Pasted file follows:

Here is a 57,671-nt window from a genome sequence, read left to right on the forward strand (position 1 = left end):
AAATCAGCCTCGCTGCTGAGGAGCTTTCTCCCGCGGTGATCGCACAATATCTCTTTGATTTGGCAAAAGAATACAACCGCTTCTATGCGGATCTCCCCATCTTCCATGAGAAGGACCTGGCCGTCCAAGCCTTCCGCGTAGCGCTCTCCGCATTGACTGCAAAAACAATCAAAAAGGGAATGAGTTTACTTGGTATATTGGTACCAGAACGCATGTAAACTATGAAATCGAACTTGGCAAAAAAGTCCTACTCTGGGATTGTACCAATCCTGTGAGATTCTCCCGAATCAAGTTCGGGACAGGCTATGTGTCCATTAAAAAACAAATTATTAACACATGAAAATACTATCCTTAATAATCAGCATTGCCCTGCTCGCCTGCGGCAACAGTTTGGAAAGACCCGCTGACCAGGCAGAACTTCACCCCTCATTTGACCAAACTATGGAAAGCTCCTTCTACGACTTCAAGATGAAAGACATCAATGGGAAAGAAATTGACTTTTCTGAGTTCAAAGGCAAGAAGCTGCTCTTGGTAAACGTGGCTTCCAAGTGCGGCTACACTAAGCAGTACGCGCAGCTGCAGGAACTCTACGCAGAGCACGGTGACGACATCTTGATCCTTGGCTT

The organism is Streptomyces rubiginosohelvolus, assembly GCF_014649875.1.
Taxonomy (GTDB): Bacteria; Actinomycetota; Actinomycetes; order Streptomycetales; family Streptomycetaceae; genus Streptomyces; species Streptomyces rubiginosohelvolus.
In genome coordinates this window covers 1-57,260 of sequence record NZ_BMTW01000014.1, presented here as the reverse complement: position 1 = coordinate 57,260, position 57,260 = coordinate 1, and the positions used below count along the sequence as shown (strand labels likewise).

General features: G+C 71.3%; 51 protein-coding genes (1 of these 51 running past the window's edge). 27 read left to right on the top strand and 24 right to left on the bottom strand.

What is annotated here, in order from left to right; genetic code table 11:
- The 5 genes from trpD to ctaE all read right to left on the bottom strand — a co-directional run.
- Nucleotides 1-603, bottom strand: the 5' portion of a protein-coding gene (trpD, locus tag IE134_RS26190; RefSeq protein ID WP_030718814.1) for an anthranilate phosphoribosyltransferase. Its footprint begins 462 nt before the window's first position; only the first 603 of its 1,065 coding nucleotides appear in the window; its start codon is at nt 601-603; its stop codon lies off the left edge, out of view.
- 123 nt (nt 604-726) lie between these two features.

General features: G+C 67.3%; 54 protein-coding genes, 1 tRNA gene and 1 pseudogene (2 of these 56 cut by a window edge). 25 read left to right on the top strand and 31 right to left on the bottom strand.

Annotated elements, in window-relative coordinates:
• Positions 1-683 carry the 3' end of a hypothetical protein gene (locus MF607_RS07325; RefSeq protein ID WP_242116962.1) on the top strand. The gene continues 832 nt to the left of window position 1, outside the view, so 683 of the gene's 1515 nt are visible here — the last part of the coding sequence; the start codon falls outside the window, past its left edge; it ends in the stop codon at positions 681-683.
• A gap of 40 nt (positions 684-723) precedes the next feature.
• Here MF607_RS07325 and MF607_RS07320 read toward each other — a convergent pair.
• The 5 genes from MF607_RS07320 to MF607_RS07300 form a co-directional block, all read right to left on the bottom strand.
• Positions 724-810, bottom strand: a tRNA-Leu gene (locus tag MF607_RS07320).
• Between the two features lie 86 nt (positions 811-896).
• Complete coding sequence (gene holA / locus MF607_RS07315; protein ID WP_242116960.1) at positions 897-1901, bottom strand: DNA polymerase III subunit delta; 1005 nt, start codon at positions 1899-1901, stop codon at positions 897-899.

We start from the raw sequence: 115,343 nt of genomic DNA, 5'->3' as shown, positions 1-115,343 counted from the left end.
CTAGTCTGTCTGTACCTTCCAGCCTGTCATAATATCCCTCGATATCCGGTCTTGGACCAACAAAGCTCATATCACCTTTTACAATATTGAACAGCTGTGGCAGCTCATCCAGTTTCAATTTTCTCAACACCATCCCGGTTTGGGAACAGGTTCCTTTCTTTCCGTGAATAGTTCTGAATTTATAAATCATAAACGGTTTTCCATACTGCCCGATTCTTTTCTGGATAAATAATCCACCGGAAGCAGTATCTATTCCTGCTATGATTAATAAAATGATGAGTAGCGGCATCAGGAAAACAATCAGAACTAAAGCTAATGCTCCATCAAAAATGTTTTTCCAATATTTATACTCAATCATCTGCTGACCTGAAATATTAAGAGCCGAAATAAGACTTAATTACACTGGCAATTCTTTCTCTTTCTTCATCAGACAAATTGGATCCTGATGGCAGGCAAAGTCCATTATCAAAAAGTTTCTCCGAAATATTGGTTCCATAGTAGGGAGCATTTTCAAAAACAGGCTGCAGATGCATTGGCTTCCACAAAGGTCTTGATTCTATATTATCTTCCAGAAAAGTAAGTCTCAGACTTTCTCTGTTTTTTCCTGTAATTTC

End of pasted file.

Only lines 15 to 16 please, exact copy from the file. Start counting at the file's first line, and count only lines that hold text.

• Here MF607_RS07325 and MF607_RS07320 read toward each other — a convergent pair.
• The 5 genes from MF607_RS07320 to MF607_RS07300 form a co-directional block, all read right to left on the bottom strand.